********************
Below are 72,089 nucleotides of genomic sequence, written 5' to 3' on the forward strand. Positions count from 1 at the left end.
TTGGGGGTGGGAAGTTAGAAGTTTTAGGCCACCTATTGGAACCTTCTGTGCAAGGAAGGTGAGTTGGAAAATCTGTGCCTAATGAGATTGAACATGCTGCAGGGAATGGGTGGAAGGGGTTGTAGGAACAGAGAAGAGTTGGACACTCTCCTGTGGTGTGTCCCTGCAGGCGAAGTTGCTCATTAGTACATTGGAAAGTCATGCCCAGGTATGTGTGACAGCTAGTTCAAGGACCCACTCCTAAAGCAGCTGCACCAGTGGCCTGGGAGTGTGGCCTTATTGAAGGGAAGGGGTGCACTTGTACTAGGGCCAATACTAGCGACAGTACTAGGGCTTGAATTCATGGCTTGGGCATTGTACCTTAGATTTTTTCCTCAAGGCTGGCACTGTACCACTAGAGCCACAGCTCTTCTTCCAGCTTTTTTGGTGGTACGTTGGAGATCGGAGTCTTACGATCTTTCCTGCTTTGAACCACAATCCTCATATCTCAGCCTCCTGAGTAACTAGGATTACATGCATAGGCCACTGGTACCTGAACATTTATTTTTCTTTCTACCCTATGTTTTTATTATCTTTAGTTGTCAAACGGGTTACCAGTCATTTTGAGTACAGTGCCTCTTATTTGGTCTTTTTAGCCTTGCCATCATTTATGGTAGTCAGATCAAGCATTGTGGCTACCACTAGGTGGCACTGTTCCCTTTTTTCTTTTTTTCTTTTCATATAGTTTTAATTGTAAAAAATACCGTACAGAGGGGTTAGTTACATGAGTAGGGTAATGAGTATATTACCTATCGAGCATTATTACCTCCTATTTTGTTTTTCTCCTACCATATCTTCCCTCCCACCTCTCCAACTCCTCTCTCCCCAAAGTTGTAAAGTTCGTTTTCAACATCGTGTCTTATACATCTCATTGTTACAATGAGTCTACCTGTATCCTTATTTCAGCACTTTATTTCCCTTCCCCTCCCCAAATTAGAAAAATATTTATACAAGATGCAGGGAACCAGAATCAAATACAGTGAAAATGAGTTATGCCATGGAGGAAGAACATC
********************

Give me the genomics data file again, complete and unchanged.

Below are 72,089 nucleotides of genomic sequence, written 5' to 3' on the forward strand. Positions count from 1 at the left end.
TTGGGGGTGGGAAGTTAGAAGTTTTAGGCCACCTATTGGAACCTTCTGTGCAAGGAAGGTGAGTTGGAAAATCTGTGCCTAATGAGATTGAACATGCTGCAGGGAATGGGTGGAAGGGGTTGTAGGAACAGAGAAGAGTTGGACACTCTCCTGTGGTGTGTCCCTGCAGGCGAAGTTGCTCATTAGTACATTGGAAAGTCATGCCCAGGTATGTGTGACAGCTAGTTCAAGGACCCACTCCTAAAGCAGCTGCACCAGTGGCCTGGGAGTGTGGCCTTATTGAAGGGAAGGGGTGCACTTGTACTAGGGCCAATACTAGCGACAGTACTAGGGCTTGAATTCATGGCTTGGGCATTGTACCTTAGATTTTTTCCTCAAGGCTGGCACTGTACCACTAGAGCCACAGCTCTTCTTCCAGCTTTTTTGGTGGTACGTTGGAGATCGGAGTCTTACGATCTTTCCTGCTTTGAACCACAATCCTCATATCTCAGCCTCCTGAGTAACTAGGATTACATGCATAGGCCACTGGTACCTGAACATTTATTTTTCTTTCTACCCTATGTTTTTATTATCTTTAGTTGTCAAACGGGTTACCAGTCATTTTGAGTACAGTGCCTCTTATTTGGTCTTTTTAGCCTTGCCATCATTTATGGTAGTCAGATCAAGCATTGTGGCTACCACTAGGTGGCACTGTTCCCTTTTTTCTTTTTTTCTTTTCATATAGTTTTAATTGTAAAAAATACCGTACAGAGGGGTTAGTTACATGAGTAGGGTAATGAGTATATTACCTATCGAGCATTATTACCTCCTATTTTGTTTTTCTCCTACCATATCTTCCCTCCCACCTCTCCAACTCCTCTCTCCCCAAAGTTGTAAAGTTCGTTTTCAACATCGTGTCTTATACATCTCATTGTTACAATGAGTCTACCTGTATCCTTATTTCAGCACTTTATTTCCCTTCCCCTCCCCAAATTAGAAAAATATTTATACAAGATGCAGGGAACCAGAATCAAATACAGTGAAAATGAGTTATGCCATGGAGGAAGAACATC